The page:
I agree. The so-called "Report" doesn't tell me my current video quality at all, it just gives the average over 30 days over all the customers in my area using my provider (so how does this compare me with my neighbor???). The only one who benefits from this is the ISP who will no doubt tout it in endless commercials. (And by the way, I'm in the 29th largest metropolitan area in the US, and it has results for here).
What I hate is when I go to a website, and then all I get for the next week are ads from that website all over my other screens. Makes me want to scream, and actually is a large disincentive for going back to that website short of an Onion Browser (yes, StubHub, that's why I won't buy tickets from you).
I think - in extension to this point - that the lawyers suing GM are too lazy/unable to read every document GM could produce in discovery and therefore they simply do word searches among the documents for the 69 words.
The other alternative for protecting yourself from lawsuits (besides never using the words the lawyers will find) is to delete all copies of all emails, memos, and presentations that are more than 6 months old. I have heard about a company that tries to use this method to reduce its legal exposure.
theodp writes: GeekWire reports that Bill Gates is listed as an inventor on a newly surfaced patent filing that proposes putting accelerometers on power lines to understand how far they move in wind and other conditions, and monitor how close they come to trees and other nearby objects. The idea is to detect issues with power lines before they cause serious problems. Gates and power go way back — a legacy system BillG worked on as a teen that helped manage the electrical grid for the Bonneville Power Administration was just retired after keeping the lights on for 38 years.
DroidJason1 writes: Microsoft recently changed the name of its SkyDrive cloud storage solution to OneDrive, and now it looks like the rebranding at Microsoft will continue with Windows Azure. The company apparently plans to change the name to Microsoft Azure, in an effort to lend more of a cross-platform feel to the service. Azure has become more cross-platform compatible, so this is likely a good move for the company, and this time it has not been forced to do the renaming, unlike OneDrive.
Your comment about how to shed chronic fatigue by using the body "properly" is arrogant and misguided at best. Chronic fatigue can be caused by a chemical imbalance, or other medical condition, and all the yoga and body alignment and core work will not cure it. Not that I'm advocating a jolt of electric current through the brain will.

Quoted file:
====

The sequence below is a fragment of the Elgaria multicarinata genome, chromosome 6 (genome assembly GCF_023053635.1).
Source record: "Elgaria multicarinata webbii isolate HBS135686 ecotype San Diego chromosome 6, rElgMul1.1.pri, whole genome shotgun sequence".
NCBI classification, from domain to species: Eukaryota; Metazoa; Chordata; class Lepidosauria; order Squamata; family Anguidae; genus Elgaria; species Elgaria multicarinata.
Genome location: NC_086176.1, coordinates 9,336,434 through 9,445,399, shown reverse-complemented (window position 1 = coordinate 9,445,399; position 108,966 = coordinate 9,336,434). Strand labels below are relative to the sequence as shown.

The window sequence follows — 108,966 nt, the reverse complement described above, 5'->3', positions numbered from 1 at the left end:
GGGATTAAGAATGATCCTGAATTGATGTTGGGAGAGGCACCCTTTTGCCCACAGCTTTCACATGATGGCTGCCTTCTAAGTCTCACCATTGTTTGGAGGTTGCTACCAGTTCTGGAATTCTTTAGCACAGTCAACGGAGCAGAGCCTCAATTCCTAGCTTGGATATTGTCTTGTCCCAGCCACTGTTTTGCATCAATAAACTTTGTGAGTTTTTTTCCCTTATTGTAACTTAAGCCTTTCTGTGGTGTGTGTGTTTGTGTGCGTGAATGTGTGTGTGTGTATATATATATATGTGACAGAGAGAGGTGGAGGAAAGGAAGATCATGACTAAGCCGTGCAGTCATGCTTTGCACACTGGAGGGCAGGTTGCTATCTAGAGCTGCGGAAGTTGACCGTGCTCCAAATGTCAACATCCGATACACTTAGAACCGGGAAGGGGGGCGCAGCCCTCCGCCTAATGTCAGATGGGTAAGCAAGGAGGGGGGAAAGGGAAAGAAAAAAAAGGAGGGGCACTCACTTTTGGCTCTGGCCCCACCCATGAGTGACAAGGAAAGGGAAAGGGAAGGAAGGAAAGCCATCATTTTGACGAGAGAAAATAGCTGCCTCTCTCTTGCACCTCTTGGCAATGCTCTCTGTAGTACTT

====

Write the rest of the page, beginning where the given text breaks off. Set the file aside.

There is much we don't know, but I don't think we have to start wearing our Aluminum foil hats 24/7 just yet.
I'm not sure that posting in prominent journals is quite the panacea you believe it is: there are still far more articles posted each year in Nature and Science than could be tested and verified by competent researchers. And surely you do not suggest we discount all science published in "obscure" areas? The science is not obscure to the ones who study it.
The Economist published an article last fall: Unreliable Research: Trouble at the Lab discussing that scientists may be looking at the wrong questions, and that well respected work may not be reproducible. I work at a university and to some extent, the new grad students reproduce the results that the senior grad students found en route to learning how to use the equipment, but it's not always that way.
The system is working to some extent, yes, it catches obvious fraud. I fear there are many more frauds that are not caught and lead to unreproducible results. I would not claim based on these catches that the system is "working well."
It is really a flawed experimental design. If I have the flu, I go to the doctor or I go to bed, I don't go to Google. If I have a bad cold, and can't decide whether it's the flu or not, I google the symptoms. The sicker you are, the less need to Google. The model might be predictive for really bad colds in cities, or really mild cases of flu.
Point of fact, when I run the browser with Adblock on it, I don't see any of the new Google ads, I just see some white space. I have a different browser without Adblock that I use to watch network TV online, so I know where the ads would be. No argument with me, Google is evil, but now it seems easier to block ads on Google than it used to be.
dcblogs writes: The White House is urging tech workers, or "geeks," to sign up for health insurance under the Affordable Care Act, and said having the coverage will give them the "freedom and security" to start their own businesses. "There is strong evidence that when affordable healthcare isn't exclusively tied to employment, in more instances people choose to start their own companies," wrote White House CTO Todd Park in a post to launch its #GeeksGetCovered campaign.Bruce Bachenheimer, a professor of management at Pace University and director of its Entrepreneurship Lab, said the effort is part of a broader appeal by the White House to get younger and healthier people to sign-up for Obamacare, and is in the same vein as President Obama's recent appearance on Between Two Ferns,